Coping With A Vicodin Addiction In Teens

Coping With A Vicodin Addiction In Teens

Coping With A Vicodin Addiction In Teens

Any addiction is a serious problem including one where a person is addicted to Vicodin. When the problem occurs with a teenager, it’s best to seek help from one of the teenage drug treatment centers in the region. These places are specifically designed to deal with substance abuse in adolescents.

Vicodin is a combination of acetaminophen and hydrocodone. The acetaminophen, which is better known by its brand name Tylenol, heightens the effects of the hydrocodone without being a narcotic pain reliever itself. Vicodin is classified as an opioid and is used for moderate to severe pain.

Although it is successful at treating pain, it has the potential to cause a euphoric effect. This is because it works by binding to the opiate receptors in the brain, which are responsible for how people perceive pain. Vicodin lessens how one feels about the pain and the overall perception of it. It’s not truly an opiate since this classification of drug entails ingredients that naturally have an opioid effect, and Vicodin is only a synthetic, opium-derived substance. It depresses the central nervous system (CNS), which slows down activity in the brain, and this decrease may affect other aspects of the body as well. In addition to relieving pain, it has other effects such as sedation, euphoria and respiratory depression. A person may feel confused or have unusual thoughts or behaviors. In some cases, a person may experience unwanted side effects of the drug such as lightheadedness, nausea, anxiety, drowsiness, constipation, anxiety, upset stomach, headache, ringing in the ears, dry mouth, difficulty urinating and blurred vision.

In some cases, a person may experience serious side effects such as shallow breathing or bradycardia, also known as a slow heart rate. Sometimes, a person may faint or have a seizure. Fever, stomach pain and jaundice may occur as well.

Generally, a person will be prescribed one to two capsules or tablets every four to six hours, as an as needed prescription. It comes in three different strengths. One of which is 5 mg of hydrocodone with 300 mg, which a person can take one to two tablets of every four to six hours. Another is Vicodin ES, which is 7.5 mg of hydrocodone with 300 mg of acetaminophen. The other form is Vicodin HP, which is 10 mg of hydrocodone with 300 mg of acetaminophen. Only one tablet of Vicodin ES and Vicodin HP can be taken every four to six hours as a safety precaution since it’s easy to overdose on this medication. The amount taken by teenagers is usually less because of its potential to be abused and because it will have a stronger effect on them.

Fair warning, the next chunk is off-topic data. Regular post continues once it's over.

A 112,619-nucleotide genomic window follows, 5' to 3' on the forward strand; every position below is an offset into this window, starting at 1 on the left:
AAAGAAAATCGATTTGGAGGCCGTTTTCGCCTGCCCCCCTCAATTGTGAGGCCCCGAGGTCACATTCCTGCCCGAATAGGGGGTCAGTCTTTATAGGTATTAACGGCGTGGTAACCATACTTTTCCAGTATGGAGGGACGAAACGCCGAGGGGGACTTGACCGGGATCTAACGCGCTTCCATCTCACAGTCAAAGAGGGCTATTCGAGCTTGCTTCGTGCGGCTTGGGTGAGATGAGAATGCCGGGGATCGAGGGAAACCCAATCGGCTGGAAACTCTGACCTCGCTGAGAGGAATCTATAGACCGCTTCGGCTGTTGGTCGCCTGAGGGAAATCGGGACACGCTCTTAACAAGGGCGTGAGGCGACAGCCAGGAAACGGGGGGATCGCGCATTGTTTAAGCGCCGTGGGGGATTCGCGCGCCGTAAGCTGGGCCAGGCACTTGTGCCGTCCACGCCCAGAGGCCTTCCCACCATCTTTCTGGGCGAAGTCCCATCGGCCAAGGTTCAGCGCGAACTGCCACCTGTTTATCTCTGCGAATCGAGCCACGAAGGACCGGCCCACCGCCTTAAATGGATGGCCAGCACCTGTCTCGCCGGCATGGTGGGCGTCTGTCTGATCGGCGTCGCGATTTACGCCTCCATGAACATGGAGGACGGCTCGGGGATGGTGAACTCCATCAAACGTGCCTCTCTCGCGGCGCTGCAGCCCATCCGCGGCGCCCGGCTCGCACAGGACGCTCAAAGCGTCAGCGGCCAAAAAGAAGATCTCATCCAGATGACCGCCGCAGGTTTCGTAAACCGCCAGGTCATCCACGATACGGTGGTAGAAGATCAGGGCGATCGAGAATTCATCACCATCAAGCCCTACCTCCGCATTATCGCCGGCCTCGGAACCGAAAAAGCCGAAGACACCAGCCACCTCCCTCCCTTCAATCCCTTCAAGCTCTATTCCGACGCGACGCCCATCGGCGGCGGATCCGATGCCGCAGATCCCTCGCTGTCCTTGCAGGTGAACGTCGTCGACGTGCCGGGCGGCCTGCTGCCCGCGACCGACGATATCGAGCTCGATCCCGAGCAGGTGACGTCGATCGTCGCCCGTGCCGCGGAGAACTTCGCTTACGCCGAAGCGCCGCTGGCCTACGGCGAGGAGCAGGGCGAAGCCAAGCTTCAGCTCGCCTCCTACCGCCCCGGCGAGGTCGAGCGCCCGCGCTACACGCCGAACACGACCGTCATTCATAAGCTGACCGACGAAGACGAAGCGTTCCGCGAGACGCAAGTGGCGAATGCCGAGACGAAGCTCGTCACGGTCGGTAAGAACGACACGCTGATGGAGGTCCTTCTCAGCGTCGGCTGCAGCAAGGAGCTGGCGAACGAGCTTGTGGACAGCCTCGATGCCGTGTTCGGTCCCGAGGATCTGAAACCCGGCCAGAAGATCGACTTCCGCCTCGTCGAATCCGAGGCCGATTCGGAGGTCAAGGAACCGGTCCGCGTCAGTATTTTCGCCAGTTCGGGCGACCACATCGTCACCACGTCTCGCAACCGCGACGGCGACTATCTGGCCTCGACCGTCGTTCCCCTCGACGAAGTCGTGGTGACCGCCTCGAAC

The hydrocodone in this drug can cause a fatal overdose. It may also cause symptoms like pinpoint pupils, low blood pressure, cold and clammy skin, fainting, a weak pulse, coma, a slow heartbeat, blue lips, shallow breathing or extreme drowsiness. Although the hydrocodone isn’t safe in large quantities, neither is the acetaminophen. It may cause liver failure in large doses. At first, it may lead to a loss of appetite, vomiting, stomach pain, confusion, sweating or nausea. Later, it may lead to dark urine and yellowing of the skin and eyes because it leads to liver problems.

Vicodin should never be combined with other opiates. Mixing it with alcohol also has dangerous effects since this can increase sedation and cause confusion. It shouldn’t be taken by pregnant women, especially for prolonged periods of time because the unborn baby can become addicted to the substance. It’s secreted via breast milk; therefore, a nursing mother shouldn’t use this medication.

It can be addictive even when taken at the prescribed amount for the amount of time a physician says it’s safe to take. In as little as two to three weeks, a person can start to develop a tolerance, and the addiction begins. Unfortunately, it’s one of the more abused prescription drugs in America. Overdoses are common with it. In fact, in seventeen states, Vicodin overdose deaths exceed the number of automobile accident deaths. Despite its dangers, doctors are still prescribing it. In fact, statistics indicate that there are more than 130 million prescriptions given out for Vicodin each year. In addition to it being prescribed, many people don’t have a prescription for it and obtain it illegally. This can lead to addiction even quicker since people aren’t generally taking the recommended dosage within the recommended time frame.

Vicodin is generally just swallowed, but people also crush it and snort or inject it. This can make a person get addicted quicker and cause the symptoms of withdrawal to be even greater.

Early signs of Vicodin withdrawal include a runny nose, yawning, anxiety and agitation. It’s not uncommon for a person to have difficulty sleeping and experience sweating spells and muscle aches. More serious signs of withdrawal include cramps, nausea, vomiting and diarrhea.

If you believe your teen has an addiction to Vicodin, contact our facility today and we will stand by him or her in his or her time of need to help the teen take control of the addiction. We help teens ease off the drug, hold their hands through the withdrawal symptoms and assist them in finding ways to live without the drug at our teenage drug and alcohol abuse rehab facility. Our drug rehab centers help teens detox from drugs without experiencing intense withdrawal symptoms. This leads to more of a success rate. Plus, we’ll make sure teens have all the tools they need to cope with their problems outside of the facility post rehab.